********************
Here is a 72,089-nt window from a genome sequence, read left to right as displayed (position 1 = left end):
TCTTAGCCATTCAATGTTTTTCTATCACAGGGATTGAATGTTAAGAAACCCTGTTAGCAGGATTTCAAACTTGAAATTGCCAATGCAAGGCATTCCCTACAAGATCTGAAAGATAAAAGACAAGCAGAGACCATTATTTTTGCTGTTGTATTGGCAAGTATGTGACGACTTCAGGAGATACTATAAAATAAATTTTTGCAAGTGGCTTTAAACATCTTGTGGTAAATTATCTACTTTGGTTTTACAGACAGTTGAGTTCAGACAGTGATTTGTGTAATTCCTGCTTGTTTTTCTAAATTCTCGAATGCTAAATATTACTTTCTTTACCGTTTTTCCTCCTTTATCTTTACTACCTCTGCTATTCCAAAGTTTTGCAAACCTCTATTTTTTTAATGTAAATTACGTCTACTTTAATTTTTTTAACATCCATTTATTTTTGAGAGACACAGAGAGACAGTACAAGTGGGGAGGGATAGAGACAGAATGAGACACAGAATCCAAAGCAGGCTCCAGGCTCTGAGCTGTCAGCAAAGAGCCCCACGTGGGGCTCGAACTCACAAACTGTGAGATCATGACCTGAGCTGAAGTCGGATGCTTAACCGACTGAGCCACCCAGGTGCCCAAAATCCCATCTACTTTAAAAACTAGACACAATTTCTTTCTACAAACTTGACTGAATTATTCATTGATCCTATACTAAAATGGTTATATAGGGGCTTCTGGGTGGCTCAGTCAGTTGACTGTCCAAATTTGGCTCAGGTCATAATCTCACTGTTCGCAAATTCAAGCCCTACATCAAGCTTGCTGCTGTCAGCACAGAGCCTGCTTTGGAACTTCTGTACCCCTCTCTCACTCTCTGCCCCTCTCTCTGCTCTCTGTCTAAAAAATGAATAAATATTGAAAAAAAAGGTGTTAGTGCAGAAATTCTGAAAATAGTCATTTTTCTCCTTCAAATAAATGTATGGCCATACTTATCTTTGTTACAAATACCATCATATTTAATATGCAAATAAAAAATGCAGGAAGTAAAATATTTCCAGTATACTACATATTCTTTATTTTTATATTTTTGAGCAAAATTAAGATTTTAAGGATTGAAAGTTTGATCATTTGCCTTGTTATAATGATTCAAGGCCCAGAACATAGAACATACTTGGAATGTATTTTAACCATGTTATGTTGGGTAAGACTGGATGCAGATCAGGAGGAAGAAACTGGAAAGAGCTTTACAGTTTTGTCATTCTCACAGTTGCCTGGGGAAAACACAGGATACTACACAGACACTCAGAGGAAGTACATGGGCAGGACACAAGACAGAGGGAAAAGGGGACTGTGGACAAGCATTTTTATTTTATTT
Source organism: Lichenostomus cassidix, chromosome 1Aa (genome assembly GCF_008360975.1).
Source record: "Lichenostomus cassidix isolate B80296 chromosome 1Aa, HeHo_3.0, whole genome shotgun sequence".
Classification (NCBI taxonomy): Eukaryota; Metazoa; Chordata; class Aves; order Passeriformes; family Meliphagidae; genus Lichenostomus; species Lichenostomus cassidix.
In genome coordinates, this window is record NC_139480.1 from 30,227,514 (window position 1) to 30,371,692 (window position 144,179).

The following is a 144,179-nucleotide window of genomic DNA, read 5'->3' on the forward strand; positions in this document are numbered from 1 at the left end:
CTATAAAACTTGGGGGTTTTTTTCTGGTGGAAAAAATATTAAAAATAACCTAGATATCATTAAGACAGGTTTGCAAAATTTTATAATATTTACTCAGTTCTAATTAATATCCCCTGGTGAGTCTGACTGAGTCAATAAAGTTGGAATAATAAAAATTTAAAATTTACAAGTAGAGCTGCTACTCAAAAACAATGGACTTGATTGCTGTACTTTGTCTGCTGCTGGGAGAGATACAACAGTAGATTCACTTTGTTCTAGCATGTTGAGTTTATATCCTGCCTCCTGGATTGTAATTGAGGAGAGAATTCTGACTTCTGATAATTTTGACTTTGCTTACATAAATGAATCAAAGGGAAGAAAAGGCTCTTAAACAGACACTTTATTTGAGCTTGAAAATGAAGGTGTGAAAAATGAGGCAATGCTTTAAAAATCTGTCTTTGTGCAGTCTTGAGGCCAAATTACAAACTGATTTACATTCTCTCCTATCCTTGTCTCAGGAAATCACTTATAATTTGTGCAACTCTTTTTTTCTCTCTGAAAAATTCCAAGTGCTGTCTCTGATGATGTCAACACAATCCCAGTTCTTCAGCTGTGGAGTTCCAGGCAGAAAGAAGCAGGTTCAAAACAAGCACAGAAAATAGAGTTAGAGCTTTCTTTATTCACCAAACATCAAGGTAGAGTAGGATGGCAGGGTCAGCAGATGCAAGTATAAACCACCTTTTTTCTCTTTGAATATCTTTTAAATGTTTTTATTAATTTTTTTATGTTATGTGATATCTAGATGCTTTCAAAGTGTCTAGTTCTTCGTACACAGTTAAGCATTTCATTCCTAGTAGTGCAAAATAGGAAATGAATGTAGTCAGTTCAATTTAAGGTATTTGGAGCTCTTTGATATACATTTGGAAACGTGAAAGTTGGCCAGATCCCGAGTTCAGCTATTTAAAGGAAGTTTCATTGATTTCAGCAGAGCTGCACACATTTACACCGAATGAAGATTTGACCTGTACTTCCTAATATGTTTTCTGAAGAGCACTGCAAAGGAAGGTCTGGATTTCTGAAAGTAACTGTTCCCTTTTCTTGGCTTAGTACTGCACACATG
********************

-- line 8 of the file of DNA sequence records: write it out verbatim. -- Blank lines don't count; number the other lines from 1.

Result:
CTATAAAACTTGGGGGTTTTTTTCTGGTGGAAAAAATATTAAAAATAACCTAGATATCATTAAGACAGGTTTGCAAAATTTTATAATATTTACTCAGTTCTAATTAATATCCCCTGGTGAGTCTGACTGAGTCAATAAAGTTGGAATAATAAAAATTTAAAATTTACAAGTAGAGCTGCTACTCAAAAACAATGGACTTGATTGCTGTACTTTGTCTGCTGCTGGGAGAGATACAACAGTAGATTCACTTTGTTCTAGCATGTTGAGTTTATATCCTGCCTCCTGGATTGTAATTGAGGAGAGAATTCTGACTTCTGATAATTTTGACTTTGCTTACATAAATGAATCAAAGGGAAGAAAAGGCTCTTAAACAGACACTTTATTTGAGCTTGAAAATGAAGGTGTGAAAAATGAGGCAATGCTTTAAAAATCTGTCTTTGTGCAGTCTTGAGGCCAAATTACAAACTGATTTACATTCTCTCCTATCCTTGTCTCAGGAAATCACTTATAATTTGTGCAACTCTTTTTTTCTCTCTGAAAAATTCCAAGTGCTGTCTCTGATGATGTCAACACAATCCCAGTTCTTCAGCTGTGGAGTTCCAGGCAGAAAGAAGCAGGTTCAAAACAAGCACAGAAAATAGAGTTAGAGCTTTCTTTATTCACCAAACATCAAGGTAGAGTAGGATGGCAGGGTCAGCAGATGCAAGTATAAACCACCTTTTTTCTCTTTGAATATCTTTTAAATGTTTTTATTAATTTTTTTATGTTATGTGATATCTAGATGCTTTCAAAGTGTCTAGTTCTTCGTACACAGTTAAGCATTTCATTCCTAGTAGTGCAAAATAGGAAATGAATGTAGTCAGTTCAATTTAAGGTATTTGGAGCTCTTTGATATACATTTGGAAACGTGAAAGTTGGCCAGATCCCGAGTTCAGCTATTTAAAGGAAGTTTCATTGATTTCAGCAGAGCTGCACACATTTACACCGAATGAAGATTTGACCTGTACTTCCTAATATGTTTTCTGAAGAGCACTGCAAAGGAAGGTCTGGATTTCTGAAAGTAACTGTTCCCTTTTCTTGGCTTAGTACTGCACACATG